Cultural Heritage TravelingMom Tip: Dedicate the 12-hour flight to Jordan to getting past the need for opinions, and settle in to the environment that dominates.
Sharing Bedouin lifestyle
Camels can cost $150,000. Each.
That’s the kind of fact to be learned traversing this Kingdom and it changed my notion about the shepherds seen on the sides of the roads. Poor, struggling folks you might think?
After all, they appear to live in tents, almost always with camels grazing nearby.
Bedouin are wealthy people, reportedly preferring a nomadic way of life to a structured existence in the houses they have built. They’ve tried both and prefer the culture of their grandparents, and the connections to their ancestors.
A civilization so secure in its roots opens doors to visitors to share Bedouin hospitality. Some of the ideas to get used to before planning a detailed journey in Jordan are these:
- Call for a camel as you would hail a taxi. Save some steps exploring the ancient city of Petra, massive artistic buildings carved into the stones where cave-dwelling people conducted global commerce a century before the birth of Christ. A cheerful Bedouin boy will help you up onto the camel, then walk in front to help guide it.
- Smell the fragrances of the spices camel caravans transported from Arabia (now called Yemen), to the Port at Gaza. Find them in Rosemary Petra, nestled among huge carved stones of purple, yellow and the dominant rose color and ask spice trader Mazen Assre to steep you a cup of tea with ancient roots.
- Spend the night in a Bedouin goat-hair tent, feasting on lamb and chicken, a multitude of vegetables, all cooked in a fire pit by your hosts.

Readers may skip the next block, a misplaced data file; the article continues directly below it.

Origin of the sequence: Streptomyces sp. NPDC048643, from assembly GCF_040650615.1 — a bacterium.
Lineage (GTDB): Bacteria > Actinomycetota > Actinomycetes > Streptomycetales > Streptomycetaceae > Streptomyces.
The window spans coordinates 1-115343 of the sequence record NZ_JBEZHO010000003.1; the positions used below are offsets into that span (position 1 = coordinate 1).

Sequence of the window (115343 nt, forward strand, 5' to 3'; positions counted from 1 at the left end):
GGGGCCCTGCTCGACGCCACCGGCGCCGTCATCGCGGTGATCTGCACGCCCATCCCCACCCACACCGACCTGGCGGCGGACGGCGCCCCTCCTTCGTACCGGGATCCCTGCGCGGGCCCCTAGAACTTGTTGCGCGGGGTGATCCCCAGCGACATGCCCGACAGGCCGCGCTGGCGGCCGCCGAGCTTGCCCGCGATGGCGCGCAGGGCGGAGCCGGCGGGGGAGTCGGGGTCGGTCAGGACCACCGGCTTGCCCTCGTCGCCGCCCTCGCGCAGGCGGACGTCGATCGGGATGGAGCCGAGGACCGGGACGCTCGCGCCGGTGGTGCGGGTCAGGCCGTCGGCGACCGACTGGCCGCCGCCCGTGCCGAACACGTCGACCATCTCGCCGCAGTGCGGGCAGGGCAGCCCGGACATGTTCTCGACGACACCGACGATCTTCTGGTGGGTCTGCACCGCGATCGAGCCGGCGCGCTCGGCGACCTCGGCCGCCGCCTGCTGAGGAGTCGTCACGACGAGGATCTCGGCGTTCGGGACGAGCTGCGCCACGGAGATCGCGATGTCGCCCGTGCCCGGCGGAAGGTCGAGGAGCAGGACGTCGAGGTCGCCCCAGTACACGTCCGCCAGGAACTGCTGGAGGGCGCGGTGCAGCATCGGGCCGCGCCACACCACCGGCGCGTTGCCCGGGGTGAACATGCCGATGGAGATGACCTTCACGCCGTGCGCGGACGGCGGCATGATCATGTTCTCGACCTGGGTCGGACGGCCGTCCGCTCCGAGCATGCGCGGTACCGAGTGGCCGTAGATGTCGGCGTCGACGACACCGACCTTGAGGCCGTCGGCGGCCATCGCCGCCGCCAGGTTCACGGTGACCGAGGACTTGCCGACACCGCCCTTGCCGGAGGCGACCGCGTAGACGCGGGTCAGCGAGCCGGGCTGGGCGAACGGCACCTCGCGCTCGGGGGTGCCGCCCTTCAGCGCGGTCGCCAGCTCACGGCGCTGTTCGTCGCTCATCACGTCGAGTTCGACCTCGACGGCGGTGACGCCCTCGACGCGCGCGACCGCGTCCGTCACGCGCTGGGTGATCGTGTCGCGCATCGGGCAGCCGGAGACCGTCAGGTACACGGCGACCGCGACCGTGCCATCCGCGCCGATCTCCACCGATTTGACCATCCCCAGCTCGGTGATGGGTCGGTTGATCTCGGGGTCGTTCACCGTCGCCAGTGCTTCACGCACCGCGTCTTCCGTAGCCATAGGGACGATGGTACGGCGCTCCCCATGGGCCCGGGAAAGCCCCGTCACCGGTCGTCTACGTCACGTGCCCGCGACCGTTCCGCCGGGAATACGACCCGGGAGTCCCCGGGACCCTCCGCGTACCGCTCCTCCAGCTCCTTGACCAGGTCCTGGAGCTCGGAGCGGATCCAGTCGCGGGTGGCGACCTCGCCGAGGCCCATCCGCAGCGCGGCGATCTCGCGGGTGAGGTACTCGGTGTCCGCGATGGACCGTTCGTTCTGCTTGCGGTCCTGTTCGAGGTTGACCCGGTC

- Sip coffee – beans toasted over a fire by the Bedouin family elder, cardamom added, nuances of the cooking process and its related etiquette taught through a translator.
- Join a camel caravan in the Wadi Rum desert. Think Lawrence of Arabia. Fifteen minutes might be right for young children; tweens and teens could readily participate in a longer trek.
Experience Entire Kingdom
Metropolitan Amman and Biblical Mount Nebo also figure in a Jordan vacation. So does the Dead Sea tradition of reading while floating and healing with mineral-rich mud slathered over the body from the Sea.
Ancient cities and civilizations beckon Jordan visitors in extensive and handsome archaeological sites. Jerash struck me as more engaging than Rome for the ruins. No Sistine Chapel here, but abundance of mosaics, and fascinating structures and stories.
Cultural Heritage TravelingMom lodging tip: Pack light and change hotels often because the Bedouin tent isn’t the only adventure. Luxury resorts, a sustainable-focused ecolodge and city hotels with easy access to sites to see are all accessible.
See what Frequent Flyer TravelingMom Leslie Harvey knows about currency conversion and then apply the 29 tips Teaching TraveingMom Kirsten Maxwell shares for first-time travelers to a strange land.
Have you visited Jordan? Elsewhere in the Middle East? Share your cultural discoveries in the comment section below.